Target Shoppers Should Probably Check Their Credit Card Accounts, Warns Attorney General
The retail chain had a security breach that compromised card data of 40 million customers.
Target announced early Thursday that a security breach had compromised the credit and debit card info of 40 million retail customers who shopped at one of its locations from November 27 to December 15. We’re a populous state with a fair number of Targets so there’s a good bet that some of those 40 million live in Massachusetts. Thus did Attorney General Martha Coakley announce that her office would be investigating the breach.
Coakley also released instructions for anyone who suspects their data may have been compromised. It’s probably worth a read even if you don’t do your Black Friday shopping at Target. After all, identity theft is America’s fastest-growing crime. It’s an expensive thing to fall victim to—it costs Americans nearly twice as much as property crime. And it frequently hits close to home. Earlier this month, hundreds of people who had attended conventions in Boston reported having their credit card data stolen and used used to purchase stuff. So with all that in mind, both Target itself and Coakley’s office have been warning Target shoppers of a few things. Their advice is largely the same:
1. “If you shopped at a Target Store using your credit or debit card between Nov. 27 and Dec.15, carefully review and monitor your credit card or other financial accounts for the next 12 to 24 months for any unauthorized activity and monitor your credit reports,” the AG’s office says. Any irregular activity ought to be reported to your credit card issuer ASAP.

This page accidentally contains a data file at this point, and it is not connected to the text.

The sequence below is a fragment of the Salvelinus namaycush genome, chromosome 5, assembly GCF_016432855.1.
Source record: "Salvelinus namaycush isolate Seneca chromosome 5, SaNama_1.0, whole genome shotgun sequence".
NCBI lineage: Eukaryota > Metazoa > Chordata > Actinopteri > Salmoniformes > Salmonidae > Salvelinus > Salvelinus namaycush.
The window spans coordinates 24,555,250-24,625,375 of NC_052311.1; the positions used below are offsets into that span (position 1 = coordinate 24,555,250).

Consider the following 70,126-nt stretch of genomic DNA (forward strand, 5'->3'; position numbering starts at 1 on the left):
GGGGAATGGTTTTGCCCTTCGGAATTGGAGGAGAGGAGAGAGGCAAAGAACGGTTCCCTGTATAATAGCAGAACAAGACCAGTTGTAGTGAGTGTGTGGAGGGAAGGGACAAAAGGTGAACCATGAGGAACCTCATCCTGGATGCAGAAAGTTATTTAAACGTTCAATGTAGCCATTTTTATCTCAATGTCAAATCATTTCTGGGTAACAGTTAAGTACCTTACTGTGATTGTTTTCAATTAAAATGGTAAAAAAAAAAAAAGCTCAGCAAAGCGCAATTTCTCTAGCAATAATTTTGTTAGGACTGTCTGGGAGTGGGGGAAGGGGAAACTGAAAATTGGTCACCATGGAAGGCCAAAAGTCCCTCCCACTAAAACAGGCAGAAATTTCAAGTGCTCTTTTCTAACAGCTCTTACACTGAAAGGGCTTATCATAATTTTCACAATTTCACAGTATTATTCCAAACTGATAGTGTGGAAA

2. Get your credit report. You’re entitled to a free one every year.
3. Place a one-call fraud alert on your credit report. You need only contact one of the credit bureaus because the law mandates that they inform the others. Once you do, creditors will have to contact you before opening a new account or increasing a credit limit. Plus, all three bureaus will send you a credit report for free. They are:
Equifax: Call (800) 525-6285, and write: P.O. Box 740241, Atlanta, GA 30374-0241.
Experian: Call (888) 397-3742, and write: P.O. Box 9532, Allen, TX 75013.
TransUnion: Call (800) 680-7289, and write: Fraud Victim Assistance Division, P.O. Box 6790 Fullerton, CA 92834-6790.”
Coakley’s office also offered advice for those who do find unexplained activity on their card accounts, which you can find here.
So there you go. Don’t let the real price of that 50 percent off cookware you snagged after Thanksgiving this year be years of untangling your credit history. So keep an eye on your accounts. Or just move to the Berkshires and pay for stuff only in BerkShares or something. But checking your credit report seems less drastic.